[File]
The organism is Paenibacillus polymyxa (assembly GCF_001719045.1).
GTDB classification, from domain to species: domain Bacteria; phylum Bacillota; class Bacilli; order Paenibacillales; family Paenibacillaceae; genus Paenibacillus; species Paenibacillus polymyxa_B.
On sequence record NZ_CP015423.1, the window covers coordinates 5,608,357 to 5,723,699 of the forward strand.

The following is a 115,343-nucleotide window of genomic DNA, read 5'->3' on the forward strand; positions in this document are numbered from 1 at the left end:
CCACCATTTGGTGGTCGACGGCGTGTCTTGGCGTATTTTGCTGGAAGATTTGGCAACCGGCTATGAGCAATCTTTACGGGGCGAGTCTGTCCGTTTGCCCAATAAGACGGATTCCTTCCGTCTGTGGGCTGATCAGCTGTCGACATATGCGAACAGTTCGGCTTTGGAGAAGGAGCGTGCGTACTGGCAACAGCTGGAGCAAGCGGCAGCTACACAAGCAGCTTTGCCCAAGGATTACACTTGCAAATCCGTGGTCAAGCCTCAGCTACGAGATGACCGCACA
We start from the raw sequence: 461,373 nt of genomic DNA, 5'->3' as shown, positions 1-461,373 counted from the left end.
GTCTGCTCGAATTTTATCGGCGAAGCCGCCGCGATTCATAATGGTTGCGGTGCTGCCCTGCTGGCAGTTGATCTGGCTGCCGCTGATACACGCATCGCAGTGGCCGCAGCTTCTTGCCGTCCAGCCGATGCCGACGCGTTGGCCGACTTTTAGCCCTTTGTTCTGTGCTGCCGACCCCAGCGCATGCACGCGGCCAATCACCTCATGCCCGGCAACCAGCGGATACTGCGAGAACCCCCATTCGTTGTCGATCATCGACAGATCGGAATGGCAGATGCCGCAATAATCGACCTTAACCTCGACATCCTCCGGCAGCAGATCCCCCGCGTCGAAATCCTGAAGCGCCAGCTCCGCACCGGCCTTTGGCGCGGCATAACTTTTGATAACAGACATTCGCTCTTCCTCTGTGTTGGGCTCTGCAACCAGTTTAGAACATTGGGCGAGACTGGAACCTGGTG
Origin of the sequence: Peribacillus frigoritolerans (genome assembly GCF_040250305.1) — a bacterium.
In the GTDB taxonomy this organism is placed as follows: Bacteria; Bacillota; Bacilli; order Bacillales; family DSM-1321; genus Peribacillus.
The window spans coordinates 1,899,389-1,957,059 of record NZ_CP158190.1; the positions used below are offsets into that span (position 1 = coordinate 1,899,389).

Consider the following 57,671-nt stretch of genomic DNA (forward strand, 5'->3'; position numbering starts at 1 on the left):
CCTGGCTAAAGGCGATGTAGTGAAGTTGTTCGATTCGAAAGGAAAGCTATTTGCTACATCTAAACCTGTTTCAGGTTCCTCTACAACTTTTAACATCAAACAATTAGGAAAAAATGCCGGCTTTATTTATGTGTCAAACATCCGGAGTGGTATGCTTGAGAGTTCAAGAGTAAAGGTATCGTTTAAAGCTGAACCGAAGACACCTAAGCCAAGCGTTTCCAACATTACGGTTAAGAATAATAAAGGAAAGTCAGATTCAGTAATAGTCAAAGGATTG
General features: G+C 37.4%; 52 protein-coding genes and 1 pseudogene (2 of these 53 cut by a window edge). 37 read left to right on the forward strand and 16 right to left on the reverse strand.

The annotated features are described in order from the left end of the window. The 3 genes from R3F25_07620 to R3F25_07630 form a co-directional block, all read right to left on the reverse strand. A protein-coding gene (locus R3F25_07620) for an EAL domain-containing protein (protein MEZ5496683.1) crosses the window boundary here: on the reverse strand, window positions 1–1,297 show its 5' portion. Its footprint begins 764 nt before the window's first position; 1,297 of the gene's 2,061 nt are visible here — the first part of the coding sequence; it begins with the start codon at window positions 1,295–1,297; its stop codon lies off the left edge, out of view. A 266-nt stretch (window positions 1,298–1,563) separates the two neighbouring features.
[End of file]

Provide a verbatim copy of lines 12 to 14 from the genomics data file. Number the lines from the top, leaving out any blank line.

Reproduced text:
CCTGGCTAAAGGCGATGTAGTGAAGTTGTTCGATTCGAAAGGAAAGCTATTTGCTACATCTAAACCTGTTTCAGGTTCCTCTACAACTTTTAACATCAAACAATTAGGAAAAAATGCCGGCTTTATTTATGTGTCAAACATCCGGAGTGGTATGCTTGAGAGTTCAAGAGTAAAGGTATCGTTTAAAGCTGAACCGAAGACACCTAAGCCAAGCGTTTCCAACATTACGGTTAAGAATAATAAAGGAAAGTCAGATTCAGTAATAGTCAAAGGATTG
General features: G+C 37.4%; 52 protein-coding genes and 1 pseudogene (2 of these 53 cut by a window edge). 37 read left to right on the forward strand and 16 right to left on the reverse strand.

The annotated features are described in order from the left end of the window. The 3 genes from R3F25_07620 to R3F25_07630 form a co-directional block, all read right to left on the reverse strand. A protein-coding gene (locus R3F25_07620) for an EAL domain-containing protein (protein MEZ5496683.1) crosses the window boundary here: on the reverse strand, window positions 1–1,297 show its 5' portion. Its footprint begins 764 nt before the window's first position; 1,297 of the gene's 2,061 nt are visible here — the first part of the coding sequence; it begins with the start codon at window positions 1,295–1,297; its stop codon lies off the left edge, out of view. A 266-nt stretch (window positions 1,298–1,563) separates the two neighbouring features.